As has been well documented, Northeastern has been cruising. They should have no trouble against Maine at home. While the Huskies are locked in to the sixth spot in the tournament, there are some implications of this game. Maine, UConn, Merrimack, and UNH are all possible first round opponents. If Northeastern sweeps Maine, they’ll stay in the eleventh spot and play the Huskies again. If Maine can get a point and UNH sweeps UConn, UConn will fall to eleventh. If Maine gets two against Northeastern and Merrimack is swept, they could fall to eleventh. UNH falling to eleventh is a distant possibility if they’re swept by UConn, Maine gets three points, and Merrimack gets two. Also, there’s the distant, but still existing, possibility of an NCAA tournament appearance! Even though the Huskies’ place is set, there are things riding on this game for them.
The schedule takes a much easier turn for the Huskies as they begin the soft end of their season this weekend against UMass. As good as Northeastern has been in the past few months is exactly how bad the Minutemen have been. Maybe worse.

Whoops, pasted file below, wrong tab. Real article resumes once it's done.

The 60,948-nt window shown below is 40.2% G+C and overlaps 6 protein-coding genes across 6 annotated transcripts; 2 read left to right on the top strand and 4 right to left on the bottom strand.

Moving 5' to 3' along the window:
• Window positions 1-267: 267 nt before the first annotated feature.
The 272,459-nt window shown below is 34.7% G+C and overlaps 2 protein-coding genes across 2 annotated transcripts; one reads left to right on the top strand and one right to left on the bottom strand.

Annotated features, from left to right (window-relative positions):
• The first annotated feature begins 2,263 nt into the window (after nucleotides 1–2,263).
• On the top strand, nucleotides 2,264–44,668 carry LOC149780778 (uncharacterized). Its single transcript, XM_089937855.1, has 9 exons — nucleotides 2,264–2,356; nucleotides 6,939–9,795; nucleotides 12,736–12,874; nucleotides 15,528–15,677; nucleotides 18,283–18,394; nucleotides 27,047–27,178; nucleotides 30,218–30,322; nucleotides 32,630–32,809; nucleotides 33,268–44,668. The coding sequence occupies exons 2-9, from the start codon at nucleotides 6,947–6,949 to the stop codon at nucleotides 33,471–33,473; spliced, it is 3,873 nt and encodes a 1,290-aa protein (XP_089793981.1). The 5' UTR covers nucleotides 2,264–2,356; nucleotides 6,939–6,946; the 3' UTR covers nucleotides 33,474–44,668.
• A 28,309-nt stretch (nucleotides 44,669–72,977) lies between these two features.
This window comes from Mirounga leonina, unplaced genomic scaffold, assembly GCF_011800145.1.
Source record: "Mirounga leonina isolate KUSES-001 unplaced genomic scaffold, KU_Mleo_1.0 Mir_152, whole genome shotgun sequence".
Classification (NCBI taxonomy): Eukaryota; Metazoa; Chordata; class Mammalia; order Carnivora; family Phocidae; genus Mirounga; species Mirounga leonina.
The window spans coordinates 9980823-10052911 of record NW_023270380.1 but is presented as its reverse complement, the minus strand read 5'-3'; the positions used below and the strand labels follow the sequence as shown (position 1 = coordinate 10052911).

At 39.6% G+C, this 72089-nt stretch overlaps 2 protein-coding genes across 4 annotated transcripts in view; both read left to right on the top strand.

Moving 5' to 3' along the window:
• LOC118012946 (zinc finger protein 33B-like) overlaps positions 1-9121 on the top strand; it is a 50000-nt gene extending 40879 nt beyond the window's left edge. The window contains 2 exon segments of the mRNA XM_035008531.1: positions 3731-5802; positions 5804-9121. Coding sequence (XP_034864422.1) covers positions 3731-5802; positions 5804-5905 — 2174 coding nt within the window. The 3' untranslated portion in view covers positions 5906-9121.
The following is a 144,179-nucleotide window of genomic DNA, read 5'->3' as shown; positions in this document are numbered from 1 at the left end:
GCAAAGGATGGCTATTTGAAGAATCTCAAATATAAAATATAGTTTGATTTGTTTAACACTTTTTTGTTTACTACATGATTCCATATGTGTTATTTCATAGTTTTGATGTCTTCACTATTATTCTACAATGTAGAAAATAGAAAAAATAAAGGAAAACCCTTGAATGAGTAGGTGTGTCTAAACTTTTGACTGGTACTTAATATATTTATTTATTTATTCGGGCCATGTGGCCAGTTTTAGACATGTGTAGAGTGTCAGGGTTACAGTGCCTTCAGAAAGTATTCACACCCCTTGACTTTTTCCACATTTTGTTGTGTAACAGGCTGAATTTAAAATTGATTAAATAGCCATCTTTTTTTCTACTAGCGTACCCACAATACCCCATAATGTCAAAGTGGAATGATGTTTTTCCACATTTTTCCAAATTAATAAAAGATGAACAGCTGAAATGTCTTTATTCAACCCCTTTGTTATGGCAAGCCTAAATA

Although the Minutemen started out the season with a 4-0-1 record, they have come right back down to where we all thought they would be. The team just broke a nine game losing streak on Tuesday by beating AIC (the last ranked team in Pairwise) in overtime. Somehow that is not UMass’ longest winless streak this season, after going ten games earlier in the year without a win. From November 7th at UConn up until Tuesday’s game, the Minutemen had only one win.
UMass ranks last or near last in the conference in almost every category this season. Goalie Nic Renyard’s .896 save percentage is only ahead of Merrimack’s Collin Delia (by a huge margin of .001). The Minutemen have given up by far the most goals per game this season. They also have the worst penalty kill. Surprisingly, UMass actually isn’t terrible offensively, sitting at eighth in Hockey East in goals per game. The powerplay is even better, ranking seventh. They’ve scored seventeen goals in their last five games.
So hey, you’ve got that.
Northeastern, coming off kicking ninth ranked Harvard’s teeth in, is by far the better team. They’ve been undeniably one of the hottest teams in the country. The Huskies have just a single loss since the first week of December. We’re looking at a program on the other side of the ice that is in the worst shape I’ve ever seen. I’d be shocked if UMass can even keep it close.